Monetary Policy] Yen Buying Intervention on March 21 Estimated to be 5.5 Trillion Yen, the Largest Ever
“Nihon Keizai Shimbun.
The Bank of Japan (BOJ) and the Japanese government may have intervened to buy the yen and sell the dollar on March 21 to the tune of 5.5 trillion yen, according to market participants’ estimates on March 24. The estimate was based on the Bank of Japan’s forecast of current account balances on the 25th, which was released on the 24th. The official figure will be announced by the Ministry of Finance at a later date, but it is significantly larger than the 2.8 trillion yen that the Bank of Japan intervened in on September 22, and may have been the largest yen-buying intervention in its history.
When the government and the BOJ intervene in foreign exchange markets by buying yen and selling dollars, the yen moves from current accounts held at the BOJ by private financial institutions to the treasury, causing current accounts to decline. Settlement will take place two business days later, so the results of the intervention on October 21 will be reflected in current account balances on October 25.
In the forecast for the current account balance on October 25 announced by the BOJ on October 24, the amount of decrease in the current account due to “fiscal and other factors” reflecting the foreign exchange intervention was 1.18 trillion yen. The BOJ had expected an increase of about 4.3 trillion yen at the beginning of the month. The difference between the two, approximately 5.48 trillion yen, is estimated to be the amount of yen buying intervention. Short-term investment firms also expected an increase of 4.2 to 4.3 trillion yen.”
That’s all they’ve been trying to do?
“It’s just a drop in the bucket, isn’t it?
(Japanese proverb: A remedy that works well to fix a situation before it worsens, but has no effect after it has worsened.)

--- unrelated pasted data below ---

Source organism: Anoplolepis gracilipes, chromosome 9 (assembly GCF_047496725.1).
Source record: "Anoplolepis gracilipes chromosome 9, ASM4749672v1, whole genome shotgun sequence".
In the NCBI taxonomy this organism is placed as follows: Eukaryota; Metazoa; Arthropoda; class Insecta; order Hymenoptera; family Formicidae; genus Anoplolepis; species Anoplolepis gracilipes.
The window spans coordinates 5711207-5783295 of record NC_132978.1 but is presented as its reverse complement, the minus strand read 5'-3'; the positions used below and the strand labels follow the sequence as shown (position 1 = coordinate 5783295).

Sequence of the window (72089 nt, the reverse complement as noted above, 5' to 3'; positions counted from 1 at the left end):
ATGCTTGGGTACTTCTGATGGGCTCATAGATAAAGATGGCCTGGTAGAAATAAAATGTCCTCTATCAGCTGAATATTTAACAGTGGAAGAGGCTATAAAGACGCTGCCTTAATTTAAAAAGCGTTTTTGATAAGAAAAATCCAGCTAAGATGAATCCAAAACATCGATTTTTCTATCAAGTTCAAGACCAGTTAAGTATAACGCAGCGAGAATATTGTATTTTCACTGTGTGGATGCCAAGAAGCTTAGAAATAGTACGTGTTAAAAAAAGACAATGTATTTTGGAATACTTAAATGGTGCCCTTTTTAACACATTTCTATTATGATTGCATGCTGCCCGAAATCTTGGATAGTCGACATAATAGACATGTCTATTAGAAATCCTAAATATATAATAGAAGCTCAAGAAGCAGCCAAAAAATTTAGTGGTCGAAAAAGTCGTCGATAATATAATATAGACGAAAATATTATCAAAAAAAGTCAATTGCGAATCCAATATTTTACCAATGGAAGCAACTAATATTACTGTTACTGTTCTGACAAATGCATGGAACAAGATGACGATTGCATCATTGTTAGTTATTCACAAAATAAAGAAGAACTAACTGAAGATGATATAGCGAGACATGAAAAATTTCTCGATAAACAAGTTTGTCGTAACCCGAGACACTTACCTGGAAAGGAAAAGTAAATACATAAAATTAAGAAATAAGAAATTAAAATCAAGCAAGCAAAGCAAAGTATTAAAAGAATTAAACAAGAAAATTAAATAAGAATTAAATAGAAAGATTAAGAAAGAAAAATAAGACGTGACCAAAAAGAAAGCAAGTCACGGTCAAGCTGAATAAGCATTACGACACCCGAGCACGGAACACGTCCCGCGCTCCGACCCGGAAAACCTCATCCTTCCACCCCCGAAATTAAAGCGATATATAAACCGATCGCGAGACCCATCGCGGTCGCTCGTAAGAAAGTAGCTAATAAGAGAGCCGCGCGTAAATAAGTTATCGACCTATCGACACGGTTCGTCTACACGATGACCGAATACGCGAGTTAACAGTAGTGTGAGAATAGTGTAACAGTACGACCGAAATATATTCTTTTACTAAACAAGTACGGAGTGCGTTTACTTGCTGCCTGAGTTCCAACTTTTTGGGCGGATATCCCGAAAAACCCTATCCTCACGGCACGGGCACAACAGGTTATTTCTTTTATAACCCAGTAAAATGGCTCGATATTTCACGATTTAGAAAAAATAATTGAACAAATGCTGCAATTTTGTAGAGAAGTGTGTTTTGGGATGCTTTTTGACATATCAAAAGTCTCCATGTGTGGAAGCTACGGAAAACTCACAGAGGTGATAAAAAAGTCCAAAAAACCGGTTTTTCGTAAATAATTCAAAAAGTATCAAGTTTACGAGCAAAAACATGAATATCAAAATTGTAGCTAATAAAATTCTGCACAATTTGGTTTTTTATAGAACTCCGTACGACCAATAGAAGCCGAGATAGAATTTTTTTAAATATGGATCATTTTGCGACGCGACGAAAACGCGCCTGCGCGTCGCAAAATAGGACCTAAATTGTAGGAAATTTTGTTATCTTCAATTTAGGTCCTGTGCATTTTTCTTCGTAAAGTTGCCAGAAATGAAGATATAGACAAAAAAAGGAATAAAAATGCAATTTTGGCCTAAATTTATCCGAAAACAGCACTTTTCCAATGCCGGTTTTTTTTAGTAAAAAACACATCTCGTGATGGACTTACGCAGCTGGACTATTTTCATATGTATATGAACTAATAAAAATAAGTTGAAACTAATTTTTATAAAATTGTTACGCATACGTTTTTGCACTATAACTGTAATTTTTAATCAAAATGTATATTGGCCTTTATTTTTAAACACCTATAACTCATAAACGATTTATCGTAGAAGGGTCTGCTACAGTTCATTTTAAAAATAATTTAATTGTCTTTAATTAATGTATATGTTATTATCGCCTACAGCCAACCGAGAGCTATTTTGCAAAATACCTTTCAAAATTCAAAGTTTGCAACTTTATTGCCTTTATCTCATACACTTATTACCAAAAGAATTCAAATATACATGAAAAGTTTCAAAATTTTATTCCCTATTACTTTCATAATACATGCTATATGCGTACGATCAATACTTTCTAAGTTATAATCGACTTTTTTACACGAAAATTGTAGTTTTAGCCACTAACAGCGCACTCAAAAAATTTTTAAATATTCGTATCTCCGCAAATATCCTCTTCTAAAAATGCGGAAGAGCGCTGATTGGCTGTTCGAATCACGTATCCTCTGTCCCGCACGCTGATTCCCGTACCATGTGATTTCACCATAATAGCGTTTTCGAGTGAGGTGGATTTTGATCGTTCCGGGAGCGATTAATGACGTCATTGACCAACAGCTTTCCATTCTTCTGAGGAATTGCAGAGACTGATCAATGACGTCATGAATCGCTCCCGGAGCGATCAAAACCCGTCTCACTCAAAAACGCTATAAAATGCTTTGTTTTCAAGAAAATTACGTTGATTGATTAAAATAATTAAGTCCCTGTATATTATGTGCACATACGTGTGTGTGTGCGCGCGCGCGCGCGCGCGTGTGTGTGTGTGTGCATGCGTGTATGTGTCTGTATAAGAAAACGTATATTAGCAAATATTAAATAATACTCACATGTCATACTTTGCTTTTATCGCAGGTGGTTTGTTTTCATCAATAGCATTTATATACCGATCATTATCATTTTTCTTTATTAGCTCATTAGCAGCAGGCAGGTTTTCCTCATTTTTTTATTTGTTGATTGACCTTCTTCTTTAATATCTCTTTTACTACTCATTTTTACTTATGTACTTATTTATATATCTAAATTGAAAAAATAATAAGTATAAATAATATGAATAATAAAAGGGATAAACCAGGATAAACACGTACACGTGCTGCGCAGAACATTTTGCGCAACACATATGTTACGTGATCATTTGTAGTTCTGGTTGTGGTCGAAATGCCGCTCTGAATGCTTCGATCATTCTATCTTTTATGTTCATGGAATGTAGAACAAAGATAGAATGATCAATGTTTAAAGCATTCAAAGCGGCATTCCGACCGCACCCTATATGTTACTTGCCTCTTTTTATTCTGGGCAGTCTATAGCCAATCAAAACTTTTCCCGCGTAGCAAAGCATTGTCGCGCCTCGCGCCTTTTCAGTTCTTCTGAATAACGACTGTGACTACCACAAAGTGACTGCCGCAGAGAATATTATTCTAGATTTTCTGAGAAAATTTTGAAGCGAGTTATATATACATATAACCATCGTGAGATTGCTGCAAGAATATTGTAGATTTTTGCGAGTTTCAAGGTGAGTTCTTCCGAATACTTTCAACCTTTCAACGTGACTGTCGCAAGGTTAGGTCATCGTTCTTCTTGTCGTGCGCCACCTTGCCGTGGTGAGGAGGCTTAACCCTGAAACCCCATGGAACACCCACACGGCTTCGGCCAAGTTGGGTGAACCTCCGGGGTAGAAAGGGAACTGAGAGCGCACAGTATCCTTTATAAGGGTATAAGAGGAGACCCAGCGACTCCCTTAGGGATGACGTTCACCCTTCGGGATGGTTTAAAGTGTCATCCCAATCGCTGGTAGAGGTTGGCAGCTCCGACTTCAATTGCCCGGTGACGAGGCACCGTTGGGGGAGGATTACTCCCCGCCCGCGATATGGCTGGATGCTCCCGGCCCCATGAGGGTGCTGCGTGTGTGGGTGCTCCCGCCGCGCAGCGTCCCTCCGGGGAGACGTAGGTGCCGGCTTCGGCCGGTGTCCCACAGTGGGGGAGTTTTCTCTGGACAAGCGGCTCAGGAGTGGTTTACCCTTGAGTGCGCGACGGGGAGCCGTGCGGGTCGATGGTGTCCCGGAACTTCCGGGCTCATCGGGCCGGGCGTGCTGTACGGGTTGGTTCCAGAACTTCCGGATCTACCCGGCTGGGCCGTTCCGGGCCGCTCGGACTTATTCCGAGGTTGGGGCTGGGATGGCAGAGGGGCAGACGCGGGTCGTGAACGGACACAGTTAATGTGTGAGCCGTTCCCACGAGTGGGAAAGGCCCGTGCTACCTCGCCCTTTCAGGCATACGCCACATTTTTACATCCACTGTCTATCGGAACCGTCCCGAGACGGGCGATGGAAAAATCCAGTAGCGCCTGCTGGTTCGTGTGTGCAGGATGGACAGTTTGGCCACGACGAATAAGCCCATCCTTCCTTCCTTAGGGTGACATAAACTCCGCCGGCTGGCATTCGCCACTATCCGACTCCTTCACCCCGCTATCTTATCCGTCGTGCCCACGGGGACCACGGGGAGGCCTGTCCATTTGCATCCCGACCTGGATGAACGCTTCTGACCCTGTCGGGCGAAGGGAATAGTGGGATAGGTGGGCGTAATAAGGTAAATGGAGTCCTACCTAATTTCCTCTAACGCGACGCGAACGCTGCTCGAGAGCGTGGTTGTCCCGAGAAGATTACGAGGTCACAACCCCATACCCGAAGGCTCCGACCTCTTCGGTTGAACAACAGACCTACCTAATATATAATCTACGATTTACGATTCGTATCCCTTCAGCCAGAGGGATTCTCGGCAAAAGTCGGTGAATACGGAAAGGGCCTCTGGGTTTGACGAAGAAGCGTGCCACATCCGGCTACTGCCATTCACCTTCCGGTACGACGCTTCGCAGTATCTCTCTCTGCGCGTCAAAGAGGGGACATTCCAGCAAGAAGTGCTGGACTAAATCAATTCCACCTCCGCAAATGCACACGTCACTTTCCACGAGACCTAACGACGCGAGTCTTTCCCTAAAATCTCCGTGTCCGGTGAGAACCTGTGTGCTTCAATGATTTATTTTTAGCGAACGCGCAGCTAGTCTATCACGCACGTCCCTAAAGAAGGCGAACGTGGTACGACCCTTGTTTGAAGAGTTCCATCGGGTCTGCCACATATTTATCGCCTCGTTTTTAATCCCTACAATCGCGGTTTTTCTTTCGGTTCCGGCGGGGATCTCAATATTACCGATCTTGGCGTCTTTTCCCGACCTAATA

“If you mean the impact on the exchange rate, you’re right.
If it’s not combined with monetary policy, it’s only going to burn some ‘investors’.”
But that doesn’t mean a rate hike, because it ain’t gonna happen.
“Well, it’s a floating exchange rate system. The people who are gabbling about exchange rate fluctuations are the ones who are stupid to begin with.
If you’re talking about high prices, just distribute the money you make from the foreign exchange gains to the people in the form of uniform benefits, sales tax cuts, etc.”
“The important thing is what you use the foreign exchange gains for. It would be a disaster if they used it for international redemptions.
Now it should be used for uniform benefits, social insurance premium exemptions, and consumption tax cuts.”
Just a gain on the intervention money at 75 yen.
5.5 trillion yen of wasted money invested.
But the price of the yen went back up in an instant.
“Keep up the good work and sell US Treasuries too.
You’ll make a lot of money with a weak yen.”
It was amazing to watch, wasn’t it?
Didn’t they teach you that you can’t just throw them in one at a time?
“Sell the dollars you bought at 75 yen for 150 yen.
…effectively doubling the amount of ammo left over from last time.
Individuals and HFs are all burned out.”
“So much so that individuals are dead?
I think it’s too subtle to say whether the funds were damaged.”
“Even with the strong argument that the weak yen is positive for the Japanese economy.”
The Japanese government and the BOJ just showed the world that they don’t like a weak yen.”
“It’s said that the yen may or may not move one pips in the hundreds of millions of dollars, so the government
The government would have to use the national budget to make a move like that.”
“It’s not intervention, it’s just profit taking.
It would be more profitable to sell US Treasuries while they are still available.
Unless you think the yen will stay weak forever.
After a year, you can make a lot of money by taking profits and buying back the yen when it appreciates.
You can make a lot of money if you buy them back with a strong yen.
How much US Treasuries do you have?”
“Japan’s foreign exchange reserves are too large, so it’s a good time to take profits and reduce them.
Holding on to the dollar is a bad idea because the dollar reserve currency regime is collapsing due to protests in the Middle East.”
“I mean, it was like they just took it back to half its original price.
I wonder if that had any effect.
Well, it’s always better to sell the dollar when it’s high.
It’s not necessarily high right now, though. It depends on the yen.
“The dollar is going to weaken.
Now is the best time to sell.”
“We’ve had a string of 24 days, but we’re no further back than we were the first time we intervened.
Maybe it’s working.”
“The Treasury knows that intervention has no effect.
The yen should depreciate as long as the fluctuations are not too drastic to begin with.